Jarhead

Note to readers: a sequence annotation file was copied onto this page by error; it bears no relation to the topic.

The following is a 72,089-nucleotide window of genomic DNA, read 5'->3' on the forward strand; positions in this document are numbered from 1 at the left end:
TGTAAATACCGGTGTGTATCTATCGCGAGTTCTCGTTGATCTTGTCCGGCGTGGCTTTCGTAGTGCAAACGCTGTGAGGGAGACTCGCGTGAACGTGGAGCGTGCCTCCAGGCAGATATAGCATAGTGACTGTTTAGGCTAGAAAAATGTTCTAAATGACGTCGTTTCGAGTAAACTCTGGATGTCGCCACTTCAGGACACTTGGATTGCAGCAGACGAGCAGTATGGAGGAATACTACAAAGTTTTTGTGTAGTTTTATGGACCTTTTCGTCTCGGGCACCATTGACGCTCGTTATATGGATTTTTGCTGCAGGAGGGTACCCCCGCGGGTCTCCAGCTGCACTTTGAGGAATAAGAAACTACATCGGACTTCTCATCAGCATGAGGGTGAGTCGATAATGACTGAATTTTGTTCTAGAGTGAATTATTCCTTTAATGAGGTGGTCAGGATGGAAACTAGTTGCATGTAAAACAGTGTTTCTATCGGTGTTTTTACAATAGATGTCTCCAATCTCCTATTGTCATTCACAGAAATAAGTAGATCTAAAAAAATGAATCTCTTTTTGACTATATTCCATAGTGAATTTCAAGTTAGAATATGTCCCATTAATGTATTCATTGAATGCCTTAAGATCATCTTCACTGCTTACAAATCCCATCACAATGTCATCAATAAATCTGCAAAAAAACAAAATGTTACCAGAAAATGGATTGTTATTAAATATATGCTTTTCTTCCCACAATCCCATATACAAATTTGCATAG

Directed by Sam Mendes, Jarhead is about Anthony Swofford (played by Jake Gyllenhaal), who joins the Marine Corps at Camp Pendleton in 1989, goes to Saudi Arabia in 1990, sees combat in 1991 in Iraq, and returns home thereafter. Early, during one of the voiceovers in the movie, the title is explained to have two meanings. A “jarhead” is initially produced visually by headshaving of Marine recruits, but subsequently the head is first emptied of any individuality and then refilled during training. For example, when reporters come to the Marines in Iraq, the commanding officer tells them what to say to the cameras; one Marine remarks “Censorship!” and another objects that America is a free country; but when cameras roll, the comments are mostly hellos to friends and family back home. Whereas such films as Francis Ford Coppola’s Apocalypse Now(1979) demonstrate the dehumanizing aspects of combat in Vietnam, with the latter explicitly used as a training film in Jarhead, the focus here is on the training and the waiting before the combat. The plot focuses on several Marines in addition to Swoff, who evidently joined to impress a father who got a medal in Vietnam. Troy (played by Peter Sarsgaard) admits that he joined to escape imprisonment, and his criminal instincts sometimes come to the fore. Many of the rest may have joined because they wanted to enjoy the camaraderie of other young men, though their gay tendencies are closeted not only from one another but also from themselves. When Swoff first joins as a new recruit, he is subjected to on-screen bondage, leaving filmviewers to imagine that what follows is gang rape. Soon, Swoff admits in a voiceover that his mouth has become a “cum receptacle.” On two occasions, several Marines are nude (in the showers, at a victory celebration). Swoff celebrates Christmas eve with a thong; the front is covered with a Santa cap that is pointing, not hanging. For visiting journalists, the Marines simulate gang rape, whereupon the press officer whisks the reporters away. Sadistic, pointless orders are given at several intervals, and punishments are sometimes meted out just for the sadomasochistic pleasure of officers as well as noncoms. Swoff’s immediate superior, Staff Sergeant Sykes (played by Jamie Foxx), admits that he enjoys his job, which involves giving orders and playing daddy. The tagline is “Welcome to the suck.” The combat in Iraq consists of holding a position for “four days, four hours, one minute,” after which the war is over without so much as a firing of a rifle. What is the point of the film, which strangely lacks a “based on a true story” title, though the movie is based on a real Anthony Swofford, who wrote A Marine’s Chronicle of the Gulf War and Other Battles (2003), wherein he frankly admits that one of ways of passing the time is to masturbate? One reading of Jarhead is that the plot is an exposé about how Marines were trained in 1989, and the death of one during a simple exercise is a clue about the Darwinism that pervades the Marine Corps despite the fact that the training is irrelevant to modern warfare wherein precision firepower wins battles, not hand-to-hand combat. A second purpose, similar to Steven Zeeland’s Masculine Marine: Homoeroticism in the U.S. Marine Corps (1996), is to document how the Marine experience is a lot of fun for latent homosexuals. A third insight is that the Marines appeal to those in small towns with no other employable options who are prepared to go to war without knowing why; as Swoff says to the camera, “I’m 20 years old, and I was dumb enough to sign a contract.” If a purely political statement is found in Jarhead, similar to how Three Kings (1999) portrayed the same war, the message is that the Marines are ill equipped and obsolete. An eloquent scene is the Marine unit’s tour of corpses, human and nonhuman, of a military unit that was bombed to smithereens, presumably by friendly fire, on the third day of the war. The final voiceover perhaps provides the best clue, saying that former Marines will never forget the experience and will remain jarheads, with a rifle always a part of their bodies; in other words, military training is a trauma that is unnecessarily dehumanizing and thereafter afflicts the families of former Marines. Accordingly, the Political Film Society nominates Jarhead as best film demonstrating the inferiority of violent forms of conflict resolution and by inference the superiority of peaceful methods. MH